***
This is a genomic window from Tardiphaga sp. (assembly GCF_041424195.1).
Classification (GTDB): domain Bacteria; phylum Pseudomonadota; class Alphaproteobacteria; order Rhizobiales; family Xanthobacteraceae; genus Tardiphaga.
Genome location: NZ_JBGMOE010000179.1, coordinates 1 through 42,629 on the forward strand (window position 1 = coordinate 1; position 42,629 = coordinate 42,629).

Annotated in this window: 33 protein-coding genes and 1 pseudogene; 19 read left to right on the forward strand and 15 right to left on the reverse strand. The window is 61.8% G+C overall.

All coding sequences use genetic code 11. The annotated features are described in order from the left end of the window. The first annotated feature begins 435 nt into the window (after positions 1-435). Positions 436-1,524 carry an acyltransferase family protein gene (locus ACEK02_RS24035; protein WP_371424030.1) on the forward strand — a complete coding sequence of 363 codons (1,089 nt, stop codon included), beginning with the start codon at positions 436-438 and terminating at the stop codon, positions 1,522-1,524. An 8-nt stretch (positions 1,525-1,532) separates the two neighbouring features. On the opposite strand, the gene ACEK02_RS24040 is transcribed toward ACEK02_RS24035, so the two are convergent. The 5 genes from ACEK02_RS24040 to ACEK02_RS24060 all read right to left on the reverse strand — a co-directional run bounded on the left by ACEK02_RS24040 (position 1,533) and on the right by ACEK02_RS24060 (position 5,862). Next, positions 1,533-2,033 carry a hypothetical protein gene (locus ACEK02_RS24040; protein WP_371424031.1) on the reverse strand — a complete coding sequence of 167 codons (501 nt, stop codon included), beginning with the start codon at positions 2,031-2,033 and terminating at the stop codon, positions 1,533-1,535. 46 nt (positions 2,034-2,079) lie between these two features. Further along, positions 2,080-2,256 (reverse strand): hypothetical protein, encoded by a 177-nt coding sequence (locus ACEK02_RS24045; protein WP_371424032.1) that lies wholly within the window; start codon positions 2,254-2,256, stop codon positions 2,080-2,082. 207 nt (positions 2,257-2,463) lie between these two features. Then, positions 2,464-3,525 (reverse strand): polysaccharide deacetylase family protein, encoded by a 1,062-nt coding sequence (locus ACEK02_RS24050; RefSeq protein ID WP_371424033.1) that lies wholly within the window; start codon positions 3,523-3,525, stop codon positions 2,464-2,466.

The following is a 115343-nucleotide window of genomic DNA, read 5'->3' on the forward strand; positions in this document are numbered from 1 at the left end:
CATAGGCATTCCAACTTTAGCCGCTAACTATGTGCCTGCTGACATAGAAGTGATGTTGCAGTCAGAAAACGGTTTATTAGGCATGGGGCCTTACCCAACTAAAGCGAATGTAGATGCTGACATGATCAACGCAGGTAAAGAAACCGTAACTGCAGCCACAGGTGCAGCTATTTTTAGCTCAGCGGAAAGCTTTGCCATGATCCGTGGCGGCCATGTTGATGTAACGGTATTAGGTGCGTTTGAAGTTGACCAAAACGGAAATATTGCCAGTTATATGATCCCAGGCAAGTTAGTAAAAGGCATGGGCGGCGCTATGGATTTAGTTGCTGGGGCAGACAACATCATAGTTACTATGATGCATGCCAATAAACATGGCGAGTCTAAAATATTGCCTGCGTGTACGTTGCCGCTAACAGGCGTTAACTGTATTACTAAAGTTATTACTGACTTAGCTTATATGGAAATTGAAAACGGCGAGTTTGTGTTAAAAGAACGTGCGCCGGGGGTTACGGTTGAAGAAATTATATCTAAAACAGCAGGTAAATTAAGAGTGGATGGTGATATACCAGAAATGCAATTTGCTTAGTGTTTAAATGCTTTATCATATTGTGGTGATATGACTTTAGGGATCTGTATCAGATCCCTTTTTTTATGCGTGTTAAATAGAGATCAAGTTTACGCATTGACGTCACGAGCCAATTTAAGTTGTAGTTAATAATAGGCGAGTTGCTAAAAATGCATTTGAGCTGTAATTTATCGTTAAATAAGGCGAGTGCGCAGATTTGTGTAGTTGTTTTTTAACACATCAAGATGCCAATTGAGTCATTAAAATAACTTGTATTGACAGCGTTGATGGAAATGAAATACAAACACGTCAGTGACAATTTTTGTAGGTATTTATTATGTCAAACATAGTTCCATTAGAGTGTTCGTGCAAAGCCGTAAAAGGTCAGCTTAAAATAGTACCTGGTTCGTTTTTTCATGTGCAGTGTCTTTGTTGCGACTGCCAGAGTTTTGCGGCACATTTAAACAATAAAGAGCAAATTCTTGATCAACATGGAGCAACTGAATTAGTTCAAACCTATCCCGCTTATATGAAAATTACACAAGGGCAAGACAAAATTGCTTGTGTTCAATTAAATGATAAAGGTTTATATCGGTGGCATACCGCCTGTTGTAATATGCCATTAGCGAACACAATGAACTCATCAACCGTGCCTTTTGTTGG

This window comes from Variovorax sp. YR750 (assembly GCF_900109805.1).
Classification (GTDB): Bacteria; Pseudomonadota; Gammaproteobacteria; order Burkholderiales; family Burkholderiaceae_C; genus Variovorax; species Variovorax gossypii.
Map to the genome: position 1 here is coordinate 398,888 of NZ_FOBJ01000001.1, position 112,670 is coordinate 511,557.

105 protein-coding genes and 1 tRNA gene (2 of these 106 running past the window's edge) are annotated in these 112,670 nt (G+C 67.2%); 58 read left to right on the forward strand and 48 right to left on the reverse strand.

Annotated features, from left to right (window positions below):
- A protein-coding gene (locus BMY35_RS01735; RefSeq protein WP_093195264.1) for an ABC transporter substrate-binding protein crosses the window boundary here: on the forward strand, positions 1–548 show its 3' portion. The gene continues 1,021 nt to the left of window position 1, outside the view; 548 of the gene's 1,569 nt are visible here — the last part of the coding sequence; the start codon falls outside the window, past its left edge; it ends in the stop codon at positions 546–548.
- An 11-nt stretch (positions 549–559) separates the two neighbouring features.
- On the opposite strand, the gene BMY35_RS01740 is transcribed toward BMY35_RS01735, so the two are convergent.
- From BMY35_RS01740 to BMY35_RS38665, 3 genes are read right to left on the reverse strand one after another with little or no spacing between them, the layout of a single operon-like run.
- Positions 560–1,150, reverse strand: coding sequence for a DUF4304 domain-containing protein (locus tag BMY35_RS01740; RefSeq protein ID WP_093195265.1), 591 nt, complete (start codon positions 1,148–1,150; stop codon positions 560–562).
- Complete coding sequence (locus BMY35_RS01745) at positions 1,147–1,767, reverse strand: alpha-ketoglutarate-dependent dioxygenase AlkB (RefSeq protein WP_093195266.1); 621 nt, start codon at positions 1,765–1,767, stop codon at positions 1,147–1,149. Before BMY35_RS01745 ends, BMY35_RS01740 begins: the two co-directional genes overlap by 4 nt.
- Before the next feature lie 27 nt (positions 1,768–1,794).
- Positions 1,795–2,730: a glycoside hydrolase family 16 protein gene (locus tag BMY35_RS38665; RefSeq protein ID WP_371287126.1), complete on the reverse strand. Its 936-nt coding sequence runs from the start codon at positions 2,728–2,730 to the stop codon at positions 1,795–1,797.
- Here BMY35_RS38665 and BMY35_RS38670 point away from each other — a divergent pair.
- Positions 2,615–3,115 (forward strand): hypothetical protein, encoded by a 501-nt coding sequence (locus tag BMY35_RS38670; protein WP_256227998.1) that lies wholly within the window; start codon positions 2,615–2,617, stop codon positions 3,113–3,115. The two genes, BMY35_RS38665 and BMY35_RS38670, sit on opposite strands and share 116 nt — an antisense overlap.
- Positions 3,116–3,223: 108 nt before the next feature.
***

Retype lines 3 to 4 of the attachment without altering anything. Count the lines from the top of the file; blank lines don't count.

Genome location: NZ_JBGMOE010000179.1, coordinates 1 through 42,629 on the forward strand (window position 1 = coordinate 1; position 42,629 = coordinate 42,629).

Annotated in this window: 33 protein-coding genes and 1 pseudogene; 19 read left to right on the forward strand and 15 right to left on the reverse strand. The window is 61.8% G+C overall.